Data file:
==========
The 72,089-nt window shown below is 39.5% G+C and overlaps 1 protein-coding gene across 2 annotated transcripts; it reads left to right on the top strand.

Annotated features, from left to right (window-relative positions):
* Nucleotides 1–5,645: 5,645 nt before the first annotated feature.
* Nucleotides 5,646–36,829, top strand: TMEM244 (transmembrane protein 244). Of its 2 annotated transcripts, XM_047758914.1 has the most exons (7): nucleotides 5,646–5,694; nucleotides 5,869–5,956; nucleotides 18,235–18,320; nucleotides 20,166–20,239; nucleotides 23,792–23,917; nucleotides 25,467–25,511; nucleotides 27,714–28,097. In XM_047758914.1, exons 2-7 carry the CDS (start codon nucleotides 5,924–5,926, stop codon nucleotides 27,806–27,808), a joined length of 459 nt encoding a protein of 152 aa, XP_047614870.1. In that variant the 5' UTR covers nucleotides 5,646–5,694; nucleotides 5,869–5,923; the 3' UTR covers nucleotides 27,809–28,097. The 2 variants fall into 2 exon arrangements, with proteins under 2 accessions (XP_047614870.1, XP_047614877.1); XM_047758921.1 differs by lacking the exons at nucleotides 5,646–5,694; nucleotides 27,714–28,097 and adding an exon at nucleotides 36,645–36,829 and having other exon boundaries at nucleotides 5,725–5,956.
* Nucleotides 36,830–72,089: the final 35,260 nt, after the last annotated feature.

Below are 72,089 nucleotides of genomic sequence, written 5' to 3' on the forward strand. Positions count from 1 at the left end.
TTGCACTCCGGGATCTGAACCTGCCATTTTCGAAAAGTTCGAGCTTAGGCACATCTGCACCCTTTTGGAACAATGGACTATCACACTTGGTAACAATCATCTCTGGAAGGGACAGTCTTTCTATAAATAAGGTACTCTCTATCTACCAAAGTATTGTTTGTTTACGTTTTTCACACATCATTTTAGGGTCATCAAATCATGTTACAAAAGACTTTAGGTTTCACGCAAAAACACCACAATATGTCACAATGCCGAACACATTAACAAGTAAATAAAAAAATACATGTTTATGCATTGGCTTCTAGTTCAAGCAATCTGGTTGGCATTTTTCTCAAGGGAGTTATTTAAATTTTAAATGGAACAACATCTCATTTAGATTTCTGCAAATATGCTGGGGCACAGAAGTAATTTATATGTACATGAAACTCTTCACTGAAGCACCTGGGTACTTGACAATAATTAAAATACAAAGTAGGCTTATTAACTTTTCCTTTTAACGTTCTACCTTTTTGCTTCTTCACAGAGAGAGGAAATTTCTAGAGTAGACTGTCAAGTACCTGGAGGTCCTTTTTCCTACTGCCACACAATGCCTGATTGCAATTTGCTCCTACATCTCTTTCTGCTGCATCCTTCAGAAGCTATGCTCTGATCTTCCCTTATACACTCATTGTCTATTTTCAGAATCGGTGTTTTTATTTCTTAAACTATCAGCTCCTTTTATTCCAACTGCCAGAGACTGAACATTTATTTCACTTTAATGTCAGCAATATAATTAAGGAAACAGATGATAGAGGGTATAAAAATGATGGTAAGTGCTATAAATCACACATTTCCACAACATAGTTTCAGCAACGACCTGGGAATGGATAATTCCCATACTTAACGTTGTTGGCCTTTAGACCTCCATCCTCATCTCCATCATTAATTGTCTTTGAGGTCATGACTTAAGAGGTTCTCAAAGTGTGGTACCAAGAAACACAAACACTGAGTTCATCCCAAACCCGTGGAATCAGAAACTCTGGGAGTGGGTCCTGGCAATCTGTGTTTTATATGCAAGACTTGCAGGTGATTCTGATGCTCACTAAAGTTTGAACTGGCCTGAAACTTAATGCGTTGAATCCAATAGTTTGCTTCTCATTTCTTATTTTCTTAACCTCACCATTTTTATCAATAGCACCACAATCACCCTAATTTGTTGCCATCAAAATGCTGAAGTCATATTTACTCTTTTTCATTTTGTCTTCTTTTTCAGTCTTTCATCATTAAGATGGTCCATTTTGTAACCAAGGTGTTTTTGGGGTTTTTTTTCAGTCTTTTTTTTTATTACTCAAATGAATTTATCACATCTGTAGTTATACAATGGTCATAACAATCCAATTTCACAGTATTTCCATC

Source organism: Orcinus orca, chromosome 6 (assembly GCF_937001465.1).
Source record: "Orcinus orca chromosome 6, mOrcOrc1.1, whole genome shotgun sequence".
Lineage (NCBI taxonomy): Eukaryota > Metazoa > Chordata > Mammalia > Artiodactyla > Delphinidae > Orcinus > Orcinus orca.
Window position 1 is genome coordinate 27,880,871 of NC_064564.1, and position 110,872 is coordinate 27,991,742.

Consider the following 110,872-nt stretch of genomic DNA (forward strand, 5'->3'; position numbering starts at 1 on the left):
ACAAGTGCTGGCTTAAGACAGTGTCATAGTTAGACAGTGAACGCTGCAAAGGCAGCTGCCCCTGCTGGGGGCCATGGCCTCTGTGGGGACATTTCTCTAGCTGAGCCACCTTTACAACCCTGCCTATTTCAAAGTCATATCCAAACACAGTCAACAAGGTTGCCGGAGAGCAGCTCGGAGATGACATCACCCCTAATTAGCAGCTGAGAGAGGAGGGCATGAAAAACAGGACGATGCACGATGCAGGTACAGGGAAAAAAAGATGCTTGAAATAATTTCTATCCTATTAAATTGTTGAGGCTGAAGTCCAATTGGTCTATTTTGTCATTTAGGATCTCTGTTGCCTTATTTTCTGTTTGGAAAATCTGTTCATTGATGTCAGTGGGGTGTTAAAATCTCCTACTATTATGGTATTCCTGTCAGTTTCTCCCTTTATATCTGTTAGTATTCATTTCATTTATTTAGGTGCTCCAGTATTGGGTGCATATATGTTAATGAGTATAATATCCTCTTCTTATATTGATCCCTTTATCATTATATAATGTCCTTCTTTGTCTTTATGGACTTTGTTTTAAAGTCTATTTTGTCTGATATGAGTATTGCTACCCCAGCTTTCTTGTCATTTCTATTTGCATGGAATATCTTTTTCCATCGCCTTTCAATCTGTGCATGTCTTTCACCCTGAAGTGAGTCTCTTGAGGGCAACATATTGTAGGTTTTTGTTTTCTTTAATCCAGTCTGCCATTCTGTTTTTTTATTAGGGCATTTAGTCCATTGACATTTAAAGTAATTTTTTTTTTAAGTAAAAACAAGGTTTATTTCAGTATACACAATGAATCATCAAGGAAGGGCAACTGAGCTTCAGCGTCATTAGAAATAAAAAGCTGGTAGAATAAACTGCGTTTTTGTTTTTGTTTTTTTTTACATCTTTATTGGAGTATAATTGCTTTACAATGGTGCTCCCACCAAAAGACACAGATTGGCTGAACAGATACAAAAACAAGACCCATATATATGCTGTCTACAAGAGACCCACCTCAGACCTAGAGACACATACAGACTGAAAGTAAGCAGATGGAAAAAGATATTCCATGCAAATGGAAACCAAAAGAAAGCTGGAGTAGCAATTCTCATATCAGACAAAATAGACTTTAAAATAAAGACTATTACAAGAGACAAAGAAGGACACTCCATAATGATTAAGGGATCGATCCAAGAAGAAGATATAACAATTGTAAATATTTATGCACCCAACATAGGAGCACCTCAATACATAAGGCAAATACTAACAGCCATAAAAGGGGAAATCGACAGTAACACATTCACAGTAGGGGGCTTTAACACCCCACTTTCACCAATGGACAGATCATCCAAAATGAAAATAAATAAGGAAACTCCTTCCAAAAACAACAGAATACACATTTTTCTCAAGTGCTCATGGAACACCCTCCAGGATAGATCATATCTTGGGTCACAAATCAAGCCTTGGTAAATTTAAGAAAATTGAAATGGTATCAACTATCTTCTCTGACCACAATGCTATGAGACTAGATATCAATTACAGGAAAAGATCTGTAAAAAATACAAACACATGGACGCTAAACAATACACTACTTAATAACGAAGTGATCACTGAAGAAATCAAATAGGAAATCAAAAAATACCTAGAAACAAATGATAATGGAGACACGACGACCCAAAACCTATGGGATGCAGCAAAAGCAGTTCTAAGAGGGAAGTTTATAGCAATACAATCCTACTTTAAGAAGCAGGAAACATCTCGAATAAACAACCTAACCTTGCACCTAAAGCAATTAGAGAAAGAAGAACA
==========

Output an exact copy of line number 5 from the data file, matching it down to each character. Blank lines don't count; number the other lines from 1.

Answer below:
* Nucleotides 36,830–72,089: the final 35,260 nt, after the last annotated feature.